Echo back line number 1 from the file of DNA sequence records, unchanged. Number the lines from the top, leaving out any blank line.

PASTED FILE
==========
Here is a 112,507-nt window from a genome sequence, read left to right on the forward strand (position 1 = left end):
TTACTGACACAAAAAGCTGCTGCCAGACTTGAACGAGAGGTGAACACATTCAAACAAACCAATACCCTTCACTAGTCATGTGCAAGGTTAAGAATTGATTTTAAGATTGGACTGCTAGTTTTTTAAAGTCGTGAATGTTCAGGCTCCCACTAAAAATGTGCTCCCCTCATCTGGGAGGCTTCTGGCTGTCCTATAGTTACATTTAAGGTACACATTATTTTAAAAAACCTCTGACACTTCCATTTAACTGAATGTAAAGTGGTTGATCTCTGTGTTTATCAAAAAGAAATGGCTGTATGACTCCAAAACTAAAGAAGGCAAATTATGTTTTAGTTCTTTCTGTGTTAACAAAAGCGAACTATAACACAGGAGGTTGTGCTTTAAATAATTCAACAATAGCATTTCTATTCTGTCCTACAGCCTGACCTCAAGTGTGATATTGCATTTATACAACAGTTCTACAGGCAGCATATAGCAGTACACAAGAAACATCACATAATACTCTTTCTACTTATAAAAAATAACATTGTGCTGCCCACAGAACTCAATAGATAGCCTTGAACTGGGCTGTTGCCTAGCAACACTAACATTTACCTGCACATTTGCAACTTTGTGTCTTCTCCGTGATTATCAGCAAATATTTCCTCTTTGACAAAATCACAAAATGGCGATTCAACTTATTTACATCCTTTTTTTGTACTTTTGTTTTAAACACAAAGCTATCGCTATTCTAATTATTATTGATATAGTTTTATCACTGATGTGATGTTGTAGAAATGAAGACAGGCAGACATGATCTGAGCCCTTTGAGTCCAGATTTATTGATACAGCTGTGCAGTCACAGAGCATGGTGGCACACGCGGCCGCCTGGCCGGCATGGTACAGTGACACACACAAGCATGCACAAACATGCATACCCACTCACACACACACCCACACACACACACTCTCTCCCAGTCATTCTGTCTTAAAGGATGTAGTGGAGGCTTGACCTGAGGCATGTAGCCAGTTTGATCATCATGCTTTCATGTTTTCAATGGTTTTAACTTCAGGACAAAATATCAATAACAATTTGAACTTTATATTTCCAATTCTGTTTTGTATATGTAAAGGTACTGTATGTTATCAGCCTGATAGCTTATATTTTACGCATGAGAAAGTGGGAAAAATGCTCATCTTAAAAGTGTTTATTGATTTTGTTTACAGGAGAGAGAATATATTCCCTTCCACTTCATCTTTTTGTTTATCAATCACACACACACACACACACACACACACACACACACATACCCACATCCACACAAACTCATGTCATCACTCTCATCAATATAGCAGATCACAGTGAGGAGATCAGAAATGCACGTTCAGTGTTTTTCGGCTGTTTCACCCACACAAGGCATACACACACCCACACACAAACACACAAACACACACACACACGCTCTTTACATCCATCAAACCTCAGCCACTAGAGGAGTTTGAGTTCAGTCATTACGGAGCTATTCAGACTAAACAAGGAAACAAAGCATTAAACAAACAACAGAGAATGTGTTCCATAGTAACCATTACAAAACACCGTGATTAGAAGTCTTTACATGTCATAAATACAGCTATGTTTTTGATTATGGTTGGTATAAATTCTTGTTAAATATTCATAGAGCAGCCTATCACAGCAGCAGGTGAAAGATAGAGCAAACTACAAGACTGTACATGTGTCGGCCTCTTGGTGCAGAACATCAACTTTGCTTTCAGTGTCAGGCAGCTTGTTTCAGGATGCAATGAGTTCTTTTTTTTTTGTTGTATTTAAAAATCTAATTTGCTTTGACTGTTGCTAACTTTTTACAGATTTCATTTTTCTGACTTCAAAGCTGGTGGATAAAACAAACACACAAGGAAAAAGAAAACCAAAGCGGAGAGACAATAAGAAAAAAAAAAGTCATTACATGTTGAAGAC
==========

Here is a 112,507-nt window from a genome sequence, read left to right on the forward strand (position 1 = left end):